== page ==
Sunday, 1 September 2013

Lola [1981]

The marvelous final chapter in the prodigious RW Fassbinder’s celebrated ‘BRD Trilogy’ culminated his incredible socio-political examination of post-WWII German society, with its phenomenal growth, ambition, greed, human corruption, disappointments and disillusionment. Most interestingly, the 3 films were imbued with distinctive visual designs – The Marriage of Maria Braun was shot in washed-out colors, Veronika Voss in rich and expressionistic B/W, and Lola in resplendent, saturated colours. The titular Lola (Barbara Sukowa), a delicious and vivacious young lady who garners men’s attention wherever she goes, is a nighclub singer and the mistress of the gregarious Schuckert (Mario Adorf), a wealthy but thoroughly crooked building contractor with a booming personality. He uses his night-club, with its razzle and dazzle, to ensure that the city’s mayor (Hark Bohm) and other high-placed officials are kept happy. Meanwhile, bored with her vacuous life, Lola decides to seduce Von Bohm (Armin Mueller-Stahl), the middle-aged, newly appointed building commissioner of the city, and possibly the only man she knows who is so incorruptible, thus making him anachronous to and asynchronous with the times he lives in. He falls hopelessly in love with her, but when he discovers her identity, which was hitherto unknown to him, his moral order suddenly collapses and he decides to wage war against Schuckert and his cronies. But, the question is, in a world as inherently corrupt as this, can even someone as “old-fashioned” as him escape unblemished? The film’s vivid and flamboyant look wonderfully accentuated its darkly satirical tone, cynicism and pessimism, and was nicely accompanied by the fine performances and superb musical numbers.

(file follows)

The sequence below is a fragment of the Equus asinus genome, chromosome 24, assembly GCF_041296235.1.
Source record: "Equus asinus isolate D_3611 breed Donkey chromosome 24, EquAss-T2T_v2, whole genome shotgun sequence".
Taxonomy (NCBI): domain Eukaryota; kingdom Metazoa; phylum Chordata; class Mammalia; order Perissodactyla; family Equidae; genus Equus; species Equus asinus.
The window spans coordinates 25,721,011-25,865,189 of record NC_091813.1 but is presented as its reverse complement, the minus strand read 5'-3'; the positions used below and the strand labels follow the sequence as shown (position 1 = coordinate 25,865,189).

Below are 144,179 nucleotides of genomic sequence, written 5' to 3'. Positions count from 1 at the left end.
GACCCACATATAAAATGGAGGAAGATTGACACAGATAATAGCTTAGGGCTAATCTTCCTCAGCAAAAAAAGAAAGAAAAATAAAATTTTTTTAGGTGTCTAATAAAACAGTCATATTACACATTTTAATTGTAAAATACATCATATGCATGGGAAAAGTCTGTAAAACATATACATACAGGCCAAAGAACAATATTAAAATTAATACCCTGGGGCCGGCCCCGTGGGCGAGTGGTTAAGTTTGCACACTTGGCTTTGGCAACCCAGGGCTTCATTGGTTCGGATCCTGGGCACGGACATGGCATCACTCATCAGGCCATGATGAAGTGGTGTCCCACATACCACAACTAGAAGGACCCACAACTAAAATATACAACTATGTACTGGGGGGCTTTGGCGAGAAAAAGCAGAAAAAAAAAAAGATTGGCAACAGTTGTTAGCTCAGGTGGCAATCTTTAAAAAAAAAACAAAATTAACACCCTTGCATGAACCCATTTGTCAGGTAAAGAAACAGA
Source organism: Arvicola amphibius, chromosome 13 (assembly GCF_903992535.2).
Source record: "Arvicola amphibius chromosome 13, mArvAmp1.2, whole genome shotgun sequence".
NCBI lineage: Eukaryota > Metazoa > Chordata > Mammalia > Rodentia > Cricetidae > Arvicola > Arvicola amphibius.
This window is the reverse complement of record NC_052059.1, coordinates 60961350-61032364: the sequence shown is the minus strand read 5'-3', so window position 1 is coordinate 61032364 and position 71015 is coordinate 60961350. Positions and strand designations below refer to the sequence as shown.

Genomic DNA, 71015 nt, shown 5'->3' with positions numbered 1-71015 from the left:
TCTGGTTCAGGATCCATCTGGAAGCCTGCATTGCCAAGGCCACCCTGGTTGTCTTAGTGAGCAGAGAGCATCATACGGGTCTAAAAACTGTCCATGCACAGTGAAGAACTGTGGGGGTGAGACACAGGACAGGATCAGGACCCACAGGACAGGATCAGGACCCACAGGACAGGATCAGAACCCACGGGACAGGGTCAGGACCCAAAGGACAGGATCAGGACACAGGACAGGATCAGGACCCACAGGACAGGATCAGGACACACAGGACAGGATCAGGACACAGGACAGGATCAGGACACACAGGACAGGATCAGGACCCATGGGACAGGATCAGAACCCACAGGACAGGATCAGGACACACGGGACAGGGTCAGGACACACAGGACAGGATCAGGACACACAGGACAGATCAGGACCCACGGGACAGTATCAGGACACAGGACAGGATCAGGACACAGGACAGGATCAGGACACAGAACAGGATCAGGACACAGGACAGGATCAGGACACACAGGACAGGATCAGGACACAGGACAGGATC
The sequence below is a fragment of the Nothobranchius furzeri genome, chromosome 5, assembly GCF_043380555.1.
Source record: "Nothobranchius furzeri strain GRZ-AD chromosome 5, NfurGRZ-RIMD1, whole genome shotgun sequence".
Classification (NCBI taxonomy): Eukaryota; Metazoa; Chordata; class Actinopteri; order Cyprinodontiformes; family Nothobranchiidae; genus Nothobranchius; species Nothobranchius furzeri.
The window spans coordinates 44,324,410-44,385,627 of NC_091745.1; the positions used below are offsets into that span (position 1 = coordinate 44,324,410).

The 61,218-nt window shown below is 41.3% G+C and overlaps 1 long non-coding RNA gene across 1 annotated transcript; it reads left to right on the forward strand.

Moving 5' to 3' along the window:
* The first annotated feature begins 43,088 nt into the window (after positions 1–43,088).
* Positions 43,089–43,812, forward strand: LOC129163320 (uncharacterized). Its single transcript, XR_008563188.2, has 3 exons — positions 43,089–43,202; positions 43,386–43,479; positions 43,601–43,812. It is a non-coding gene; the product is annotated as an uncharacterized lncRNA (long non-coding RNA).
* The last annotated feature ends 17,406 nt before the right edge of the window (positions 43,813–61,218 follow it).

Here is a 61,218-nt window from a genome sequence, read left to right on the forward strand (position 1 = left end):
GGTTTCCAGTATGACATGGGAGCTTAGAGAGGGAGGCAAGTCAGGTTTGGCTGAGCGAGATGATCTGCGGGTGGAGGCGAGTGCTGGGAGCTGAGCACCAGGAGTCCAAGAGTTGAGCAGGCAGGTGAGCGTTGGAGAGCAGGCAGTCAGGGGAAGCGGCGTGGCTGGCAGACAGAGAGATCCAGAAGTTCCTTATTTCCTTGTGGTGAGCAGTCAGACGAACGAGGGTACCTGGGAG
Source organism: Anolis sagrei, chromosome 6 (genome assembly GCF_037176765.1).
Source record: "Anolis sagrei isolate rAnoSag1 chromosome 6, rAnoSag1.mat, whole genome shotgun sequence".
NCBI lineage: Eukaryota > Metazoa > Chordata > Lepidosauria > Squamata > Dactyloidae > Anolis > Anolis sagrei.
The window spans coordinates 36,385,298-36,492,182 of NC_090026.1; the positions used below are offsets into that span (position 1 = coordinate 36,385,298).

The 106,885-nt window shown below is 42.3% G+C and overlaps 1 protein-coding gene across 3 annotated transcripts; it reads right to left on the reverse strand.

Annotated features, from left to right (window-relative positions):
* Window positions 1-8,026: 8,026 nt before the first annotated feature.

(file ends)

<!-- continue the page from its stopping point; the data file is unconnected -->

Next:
Director: Rainer Werner Fassbinder
Genre: Drama/Political Drama/Romance
Language: German
Country: Germany

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